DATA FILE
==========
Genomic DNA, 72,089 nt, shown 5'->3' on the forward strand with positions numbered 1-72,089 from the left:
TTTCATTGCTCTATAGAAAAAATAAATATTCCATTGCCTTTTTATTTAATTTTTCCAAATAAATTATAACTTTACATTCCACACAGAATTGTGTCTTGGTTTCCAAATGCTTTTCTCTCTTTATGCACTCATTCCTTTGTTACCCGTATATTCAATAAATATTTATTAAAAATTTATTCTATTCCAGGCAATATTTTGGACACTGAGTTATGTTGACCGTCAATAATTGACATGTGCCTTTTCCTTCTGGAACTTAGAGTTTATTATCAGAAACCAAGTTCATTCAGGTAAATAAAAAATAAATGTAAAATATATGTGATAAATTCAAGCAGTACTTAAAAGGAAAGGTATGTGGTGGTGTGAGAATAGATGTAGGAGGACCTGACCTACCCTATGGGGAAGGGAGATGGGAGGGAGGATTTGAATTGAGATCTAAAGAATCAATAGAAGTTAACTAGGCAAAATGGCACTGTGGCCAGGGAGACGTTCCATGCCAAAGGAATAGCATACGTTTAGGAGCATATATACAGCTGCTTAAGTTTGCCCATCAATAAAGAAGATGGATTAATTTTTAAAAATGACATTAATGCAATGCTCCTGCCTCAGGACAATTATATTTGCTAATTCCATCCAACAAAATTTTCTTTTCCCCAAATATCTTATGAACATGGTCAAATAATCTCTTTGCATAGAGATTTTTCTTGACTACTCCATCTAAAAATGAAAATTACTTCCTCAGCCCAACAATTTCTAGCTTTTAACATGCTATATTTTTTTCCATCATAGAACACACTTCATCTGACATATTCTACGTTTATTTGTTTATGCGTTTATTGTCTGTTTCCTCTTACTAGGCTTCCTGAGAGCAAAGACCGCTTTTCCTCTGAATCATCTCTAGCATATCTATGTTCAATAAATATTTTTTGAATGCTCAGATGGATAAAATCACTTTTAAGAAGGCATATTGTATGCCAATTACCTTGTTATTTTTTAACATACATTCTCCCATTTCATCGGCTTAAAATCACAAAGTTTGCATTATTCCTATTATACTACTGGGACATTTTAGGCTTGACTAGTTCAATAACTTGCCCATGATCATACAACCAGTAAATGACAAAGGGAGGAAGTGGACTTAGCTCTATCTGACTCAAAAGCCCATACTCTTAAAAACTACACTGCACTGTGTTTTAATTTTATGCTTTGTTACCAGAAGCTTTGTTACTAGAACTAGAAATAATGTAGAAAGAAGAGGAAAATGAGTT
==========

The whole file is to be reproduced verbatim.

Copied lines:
Genomic DNA, 72,089 nt, shown 5'->3' on the forward strand with positions numbered 1-72,089 from the left:
TTTCATTGCTCTATAGAAAAAATAAATATTCCATTGCCTTTTTATTTAATTTTTCCAAATAAATTATAACTTTACATTCCACACAGAATTGTGTCTTGGTTTCCAAATGCTTTTCTCTCTTTATGCACTCATTCCTTTGTTACCCGTATATTCAATAAATATTTATTAAAAATTTATTCTATTCCAGGCAATATTTTGGACACTGAGTTATGTTGACCGTCAATAATTGACATGTGCCTTTTCCTTCTGGAACTTAGAGTTTATTATCAGAAACCAAGTTCATTCAGGTAAATAAAAAATAAATGTAAAATATATGTGATAAATTCAAGCAGTACTTAAAAGGAAAGGTATGTGGTGGTGTGAGAATAGATGTAGGAGGACCTGACCTACCCTATGGGGAAGGGAGATGGGAGGGAGGATTTGAATTGAGATCTAAAGAATCAATAGAAGTTAACTAGGCAAAATGGCACTGTGGCCAGGGAGACGTTCCATGCCAAAGGAATAGCATACGTTTAGGAGCATATATACAGCTGCTTAAGTTTGCCCATCAATAAAGAAGATGGATTAATTTTTAAAAATGACATTAATGCAATGCTCCTGCCTCAGGACAATTATATTTGCTAATTCCATCCAACAAAATTTTCTTTTCCCCAAATATCTTATGAACATGGTCAAATAATCTCTTTGCATAGAGATTTTTCTTGACTACTCCATCTAAAAATGAAAATTACTTCCTCAGCCCAACAATTTCTAGCTTTTAACATGCTATATTTTTTTCCATCATAGAACACACTTCATCTGACATATTCTACGTTTATTTGTTTATGCGTTTATTGTCTGTTTCCTCTTACTAGGCTTCCTGAGAGCAAAGACCGCTTTTCCTCTGAATCATCTCTAGCATATCTATGTTCAATAAATATTTTTTGAATGCTCAGATGGATAAAATCACTTTTAAGAAGGCATATTGTATGCCAATTACCTTGTTATTTTTTAACATACATTCTCCCATTTCATCGGCTTAAAATCACAAAGTTTGCATTATTCCTATTATACTACTGGGACATTTTAGGCTTGACTAGTTCAATAACTTGCCCATGATCATACAACCAGTAAATGACAAAGGGAGGAAGTGGACTTAGCTCTATCTGACTCAAAAGCCCATACTCTTAAAAACTACACTGCACTGTGTTTTAATTTTATGCTTTGTTACCAGAAGCTTTGTTACTAGAACTAGAAATAATGTAGAAAGAAGAGGAAAATGAGTT